A map of the designated Los Angeles area "Promise Zone," selected in the first round of the initiative. Graphic courtesy U.S. Department of Housing and Urban Development.
A map of the designated Los Angeles area “Promise Zone,” selected in the first round of the initiative. Graphic courtesy U.S. Department of Housing and Urban Development.
A map of the designated Los Angeles area “Promise Zone,” selected in the first round of the initiative. Graphic courtesy U.S. Department of Housing and Urban Development.

A coalition led by Los Angeles Trade-Technical College finalized an application Thursday seeking to make South Los Angeles a “Promise Zone,” a designation that would give the area an edge when applying for up to $500 million in federal funding for anti-poverty programs.

The group’s proposal would form a South Los Angeles Transit Empowerment Zone, or SLATE-Z, that would receive help under President Barack Obama’s Promise Zone program, which focuses federal resources on areas struggling with poverty.

The area has an aggregate poverty rate approaching 50 percent and a 12 percent unemployment rate. The coalition hopes to focus investment into transit centers, educational programs, business assistance and redevelopment.

If it is designated a promise zone, South Los Angeles would get preference on some competitive federal grant applications, as well as technical assistance and other non-competitive support, according to the resolution.

Los Angeles County Supervisor Mark Ridley-Thomas joined nearly 150 representatives from the coalition to sign the application ahead of its submission tomorrow.

The Promise Zone designation “will be able to improve the lives of thousands of young people, their families and communities,” Ridley-Thomas said.

“It is crucial that South Los Angeles be included in the city’s federal Promise Zone,” he said.

A portion of Los Angeles was identified last year as a Promise Zone, but the help was limited to East Hollywood, Thai Town, Little Armenia, Pico- Union/Westlake and Koreatown. The application that led to the designation was submitted by nonprofit Youth Policy Institute, and was announced in January by Mayor Eric Garcetti with much fanfare.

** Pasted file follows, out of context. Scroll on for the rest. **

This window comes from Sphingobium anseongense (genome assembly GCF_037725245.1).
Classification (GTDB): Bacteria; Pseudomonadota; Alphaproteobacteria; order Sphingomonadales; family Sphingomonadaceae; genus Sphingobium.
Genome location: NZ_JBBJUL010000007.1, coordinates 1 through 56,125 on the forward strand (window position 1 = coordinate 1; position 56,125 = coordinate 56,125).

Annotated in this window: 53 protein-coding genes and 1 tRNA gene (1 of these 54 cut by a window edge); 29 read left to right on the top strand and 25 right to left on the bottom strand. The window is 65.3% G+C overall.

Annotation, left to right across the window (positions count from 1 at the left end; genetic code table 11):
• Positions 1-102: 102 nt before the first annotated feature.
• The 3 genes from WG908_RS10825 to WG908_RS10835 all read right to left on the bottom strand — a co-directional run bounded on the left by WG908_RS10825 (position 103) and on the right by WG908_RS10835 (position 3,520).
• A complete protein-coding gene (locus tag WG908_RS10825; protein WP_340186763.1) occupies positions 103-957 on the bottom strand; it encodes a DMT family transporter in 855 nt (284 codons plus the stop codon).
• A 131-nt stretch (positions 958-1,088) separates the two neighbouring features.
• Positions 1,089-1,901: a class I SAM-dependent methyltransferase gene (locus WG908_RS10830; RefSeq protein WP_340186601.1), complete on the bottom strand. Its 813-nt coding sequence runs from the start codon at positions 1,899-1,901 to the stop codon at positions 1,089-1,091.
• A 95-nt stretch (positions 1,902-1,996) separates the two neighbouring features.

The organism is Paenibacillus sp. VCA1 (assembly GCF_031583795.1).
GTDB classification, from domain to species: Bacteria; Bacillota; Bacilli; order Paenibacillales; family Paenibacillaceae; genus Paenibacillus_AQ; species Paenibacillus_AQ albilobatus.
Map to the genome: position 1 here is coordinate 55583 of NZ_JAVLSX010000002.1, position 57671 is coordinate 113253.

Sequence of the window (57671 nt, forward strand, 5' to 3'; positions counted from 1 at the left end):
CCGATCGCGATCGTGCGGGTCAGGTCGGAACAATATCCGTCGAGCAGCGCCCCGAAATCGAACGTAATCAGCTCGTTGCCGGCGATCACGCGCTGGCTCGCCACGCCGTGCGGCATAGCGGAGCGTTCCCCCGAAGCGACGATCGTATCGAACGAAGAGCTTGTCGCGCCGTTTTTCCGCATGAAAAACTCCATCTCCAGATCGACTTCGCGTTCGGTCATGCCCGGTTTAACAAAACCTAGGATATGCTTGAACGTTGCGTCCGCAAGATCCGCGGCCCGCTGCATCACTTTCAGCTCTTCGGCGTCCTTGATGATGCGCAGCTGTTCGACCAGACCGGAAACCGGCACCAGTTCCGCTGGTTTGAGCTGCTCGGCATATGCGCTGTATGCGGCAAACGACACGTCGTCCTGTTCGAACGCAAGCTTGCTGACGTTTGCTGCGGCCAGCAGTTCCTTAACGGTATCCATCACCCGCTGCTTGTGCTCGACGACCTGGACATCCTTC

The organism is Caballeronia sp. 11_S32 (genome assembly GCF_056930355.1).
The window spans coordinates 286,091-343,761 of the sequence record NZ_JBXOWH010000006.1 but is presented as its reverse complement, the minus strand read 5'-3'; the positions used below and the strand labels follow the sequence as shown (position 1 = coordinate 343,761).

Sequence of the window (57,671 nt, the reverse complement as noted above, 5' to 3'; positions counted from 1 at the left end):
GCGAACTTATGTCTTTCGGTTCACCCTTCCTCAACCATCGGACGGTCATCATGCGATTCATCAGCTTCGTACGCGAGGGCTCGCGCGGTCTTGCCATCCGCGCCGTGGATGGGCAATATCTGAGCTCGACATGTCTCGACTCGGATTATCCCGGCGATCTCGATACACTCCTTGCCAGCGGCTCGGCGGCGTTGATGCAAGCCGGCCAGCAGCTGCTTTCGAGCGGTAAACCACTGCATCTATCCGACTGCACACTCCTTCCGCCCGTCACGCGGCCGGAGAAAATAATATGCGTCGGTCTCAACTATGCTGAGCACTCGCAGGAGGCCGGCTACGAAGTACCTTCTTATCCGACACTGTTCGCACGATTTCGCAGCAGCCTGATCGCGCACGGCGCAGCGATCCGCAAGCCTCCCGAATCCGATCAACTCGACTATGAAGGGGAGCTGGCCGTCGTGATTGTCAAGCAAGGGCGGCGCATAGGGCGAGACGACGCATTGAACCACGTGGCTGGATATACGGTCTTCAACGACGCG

None of the help was aimed at South Los Angeles, however, prompting outcries from the City Council and community members who complained that the area of the city with the highest need was being ignored.

Funding announced recently for Safe Passages — a program aimed at protecting students walking or bicycling to a Hollywood-area middle school — was attributed to the area being designated a Promise Zone.

Councilman Curren Price, who took issue with South Los Angeles being left out of the first round, released a statement today saying that “many people said we wouldn’t be able to bring our community together for this effort,” with  many people giving “excuses” such as “you won’t get folks to support this, you aren’t going to win a designation, it’s just not worth it.”

“Well, not only did we come together, we have put together an amazing application that I am confident will get noticed and furthermore, we have laid the foundation for a host of partnerships that will change the way we work together in this community,” he said.

Price did not attend today’s signing event. He is part of a delegation accompanying Mayor Eric Garcetti this and next week on his travels to Asia to promote trade, investment and tourism for Los Angeles.

The coalition’s application earned the official support of the Los Angeles City Council last week.

In addition to the community college, the coalition backing the application also includes the Los Angeles Unified School District, the University of Southern California, the Los Angeles Area Chamber of Commerce, Metro and philanthropic institutions such as California Endowment and the Weingart Foundation.

Nonprofits such as Community Coalition, Brotherhood Crusade, L.A.’s Promise, the Coalition for Responsible Community Development and CD Tech were also part of the mix.

City News Service

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